Is Cardiff vs. Blackpool More Important Than the Champions League Final?

Jonathan NimmoContributor IMay 20, 2010

CARDIFF, WALES - MAY 12:  Caridff City players celebrate after goalkeeper David Marshall saves a penalty during a penalty shoot out to decide the winner of the Coca-Cola Championship Playoff Semi Final 2nd Leg match between Cardiff City and Leicester City at Cardiff City Stadium on May 12, 2010 in Cardiff, Wales.  (Photo by Bryn Lennon/Getty Images)
Bryn Lennon/Getty Images

This summer will see the most valuable football match in the world take place. But it has nothing to do with the world cup; none of the elite teams of Europe will play. In fact, neither team involved has played in the top flight of their country since the 1970s.

I am talking about the Championship Playoff final, the chance to clinch the final spot in the English Premier League next season. As such it is worth an estimated £80million to the winner.

That means that even if the eventual winner loses every game next year and is relegated, the club would have received £40-50million for the promotion and would have around £30-40million in subsequent parachute payments spread over the next few years.

That is enough to keep a team financially stable for the next decade.

With the money invested in the right areas, a re-vamped stadium or a well invested youth academy, the benefits of the sudden cash injection can continue much further into the future too.

Players will be trying to push these facts out of their minds when they take to the field but it is true to say that in 90 minutes they can alter the fate of their club for years to come.

One mistimed tackle, one slip from a goalkeeper or one missed penalty could potentially cost the club their entire future.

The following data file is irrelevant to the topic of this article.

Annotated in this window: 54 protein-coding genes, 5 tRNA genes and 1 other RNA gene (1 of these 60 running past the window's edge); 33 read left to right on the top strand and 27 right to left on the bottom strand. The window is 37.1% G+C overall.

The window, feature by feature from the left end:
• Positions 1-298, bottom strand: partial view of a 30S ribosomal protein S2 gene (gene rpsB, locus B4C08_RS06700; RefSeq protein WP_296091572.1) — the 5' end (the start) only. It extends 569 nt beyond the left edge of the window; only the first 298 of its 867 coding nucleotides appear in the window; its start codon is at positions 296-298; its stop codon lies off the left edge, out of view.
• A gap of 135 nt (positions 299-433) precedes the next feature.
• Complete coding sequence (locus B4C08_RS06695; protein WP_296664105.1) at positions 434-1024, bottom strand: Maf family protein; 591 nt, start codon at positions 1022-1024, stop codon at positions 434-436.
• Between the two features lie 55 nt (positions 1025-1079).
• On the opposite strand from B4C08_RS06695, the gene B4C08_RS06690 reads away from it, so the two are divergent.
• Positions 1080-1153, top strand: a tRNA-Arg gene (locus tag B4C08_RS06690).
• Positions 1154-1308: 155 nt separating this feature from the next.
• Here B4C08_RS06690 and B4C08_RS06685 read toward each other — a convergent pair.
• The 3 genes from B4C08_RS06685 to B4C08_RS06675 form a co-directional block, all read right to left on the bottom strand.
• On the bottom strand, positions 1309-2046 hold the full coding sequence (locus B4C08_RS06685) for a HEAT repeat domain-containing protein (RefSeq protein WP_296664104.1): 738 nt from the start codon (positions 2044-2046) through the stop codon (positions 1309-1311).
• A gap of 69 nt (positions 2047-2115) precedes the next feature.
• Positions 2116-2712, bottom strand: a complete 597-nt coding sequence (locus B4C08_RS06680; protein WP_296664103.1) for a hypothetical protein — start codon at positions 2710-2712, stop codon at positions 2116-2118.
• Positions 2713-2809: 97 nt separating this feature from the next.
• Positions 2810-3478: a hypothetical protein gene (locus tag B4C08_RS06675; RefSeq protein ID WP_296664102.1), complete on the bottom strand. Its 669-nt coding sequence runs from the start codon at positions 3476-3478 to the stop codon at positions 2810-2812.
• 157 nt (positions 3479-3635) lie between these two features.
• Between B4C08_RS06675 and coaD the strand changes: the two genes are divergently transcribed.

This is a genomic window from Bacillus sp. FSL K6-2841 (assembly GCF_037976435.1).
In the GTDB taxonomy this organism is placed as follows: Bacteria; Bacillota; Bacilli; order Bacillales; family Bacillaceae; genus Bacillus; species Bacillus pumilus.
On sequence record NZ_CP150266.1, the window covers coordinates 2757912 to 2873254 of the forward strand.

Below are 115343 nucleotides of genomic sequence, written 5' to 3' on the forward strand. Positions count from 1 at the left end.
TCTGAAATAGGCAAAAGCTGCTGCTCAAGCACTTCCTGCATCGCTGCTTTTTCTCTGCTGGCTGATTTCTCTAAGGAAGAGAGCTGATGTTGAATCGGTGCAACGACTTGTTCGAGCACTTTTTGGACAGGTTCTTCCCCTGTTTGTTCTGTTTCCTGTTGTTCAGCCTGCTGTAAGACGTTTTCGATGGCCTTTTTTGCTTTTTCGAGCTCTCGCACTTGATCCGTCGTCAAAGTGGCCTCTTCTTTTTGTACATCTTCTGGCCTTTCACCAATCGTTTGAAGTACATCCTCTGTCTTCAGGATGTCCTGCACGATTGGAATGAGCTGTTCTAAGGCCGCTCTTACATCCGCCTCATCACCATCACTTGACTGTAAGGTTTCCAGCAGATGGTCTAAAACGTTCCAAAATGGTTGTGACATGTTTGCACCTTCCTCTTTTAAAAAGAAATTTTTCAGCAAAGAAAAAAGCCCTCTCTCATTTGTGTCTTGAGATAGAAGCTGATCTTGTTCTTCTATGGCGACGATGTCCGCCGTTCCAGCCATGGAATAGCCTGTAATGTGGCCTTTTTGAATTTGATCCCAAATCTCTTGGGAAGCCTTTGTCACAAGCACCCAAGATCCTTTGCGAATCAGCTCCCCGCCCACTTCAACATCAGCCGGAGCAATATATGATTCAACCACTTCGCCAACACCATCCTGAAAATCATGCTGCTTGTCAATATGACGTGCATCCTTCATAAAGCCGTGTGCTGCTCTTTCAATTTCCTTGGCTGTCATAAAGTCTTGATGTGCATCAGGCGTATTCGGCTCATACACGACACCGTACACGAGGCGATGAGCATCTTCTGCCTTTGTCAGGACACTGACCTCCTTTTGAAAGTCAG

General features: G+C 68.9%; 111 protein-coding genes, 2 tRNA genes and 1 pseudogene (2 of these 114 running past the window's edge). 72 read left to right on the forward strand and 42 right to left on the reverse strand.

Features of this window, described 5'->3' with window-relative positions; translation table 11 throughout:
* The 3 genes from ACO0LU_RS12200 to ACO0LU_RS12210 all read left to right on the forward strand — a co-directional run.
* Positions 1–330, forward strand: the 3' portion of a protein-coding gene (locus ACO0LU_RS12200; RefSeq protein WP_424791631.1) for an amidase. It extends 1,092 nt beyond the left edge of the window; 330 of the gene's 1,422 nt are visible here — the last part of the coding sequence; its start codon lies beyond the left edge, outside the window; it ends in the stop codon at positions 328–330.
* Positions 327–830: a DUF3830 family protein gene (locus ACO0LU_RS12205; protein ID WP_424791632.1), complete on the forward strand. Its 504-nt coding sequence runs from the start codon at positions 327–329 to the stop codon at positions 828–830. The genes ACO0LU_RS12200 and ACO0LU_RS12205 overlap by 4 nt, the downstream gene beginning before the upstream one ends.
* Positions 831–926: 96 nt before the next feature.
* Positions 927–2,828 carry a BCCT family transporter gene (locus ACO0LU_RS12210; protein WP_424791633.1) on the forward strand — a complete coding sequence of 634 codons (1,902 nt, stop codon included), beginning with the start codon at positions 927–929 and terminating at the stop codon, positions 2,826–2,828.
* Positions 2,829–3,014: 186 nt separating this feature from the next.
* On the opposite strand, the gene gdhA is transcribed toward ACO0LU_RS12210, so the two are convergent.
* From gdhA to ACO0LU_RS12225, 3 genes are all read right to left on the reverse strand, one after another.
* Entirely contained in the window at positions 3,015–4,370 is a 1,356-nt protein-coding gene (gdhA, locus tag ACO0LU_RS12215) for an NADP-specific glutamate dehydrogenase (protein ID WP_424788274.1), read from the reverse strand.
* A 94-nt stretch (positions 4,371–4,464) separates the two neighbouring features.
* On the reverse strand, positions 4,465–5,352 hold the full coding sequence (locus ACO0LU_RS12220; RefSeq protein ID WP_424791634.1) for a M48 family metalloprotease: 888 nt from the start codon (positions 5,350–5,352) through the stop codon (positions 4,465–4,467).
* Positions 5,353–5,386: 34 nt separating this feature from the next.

With the economic climate as it is and clubs facing an uncertain future, many of which have already slipped into administration the boost of £80million is almost the equivalent of a lottery win.

For the fans of these teams though, it is more about the prestige of playing in the top flight. The joys of seeing your team compete against some of the best players in the world, every week.

Most fans want every penny spent on the team to try and give themselves the best possible chance of retaining their Premier League status.

Chairmen face a much more difficult choice: Do you gamble by spending £30million on the team thus enabling them to fight more effectively for survival? Or do you invest the money in the long term future of the club but risk angering the fans?

But even this is a good dilemma, unlike the losing side that must go into the summer dwelling on how close they came, trying to motivate themselves to do it all again .

The playoffs are much complained about at this time of year. They often result in the team finishing sixth getting promoted and leaving the third placed team languishing in the same division, complaining about the fairness of the system.

Whether fair or not, every year two teams take to the field in the final in the most valuable match not only in football but in any sport, anywhere in the world. It makes the Cardiff vs. Blackpool match, not the most prestigious game by any stretch of the imagination, but by far the most valuable game this year.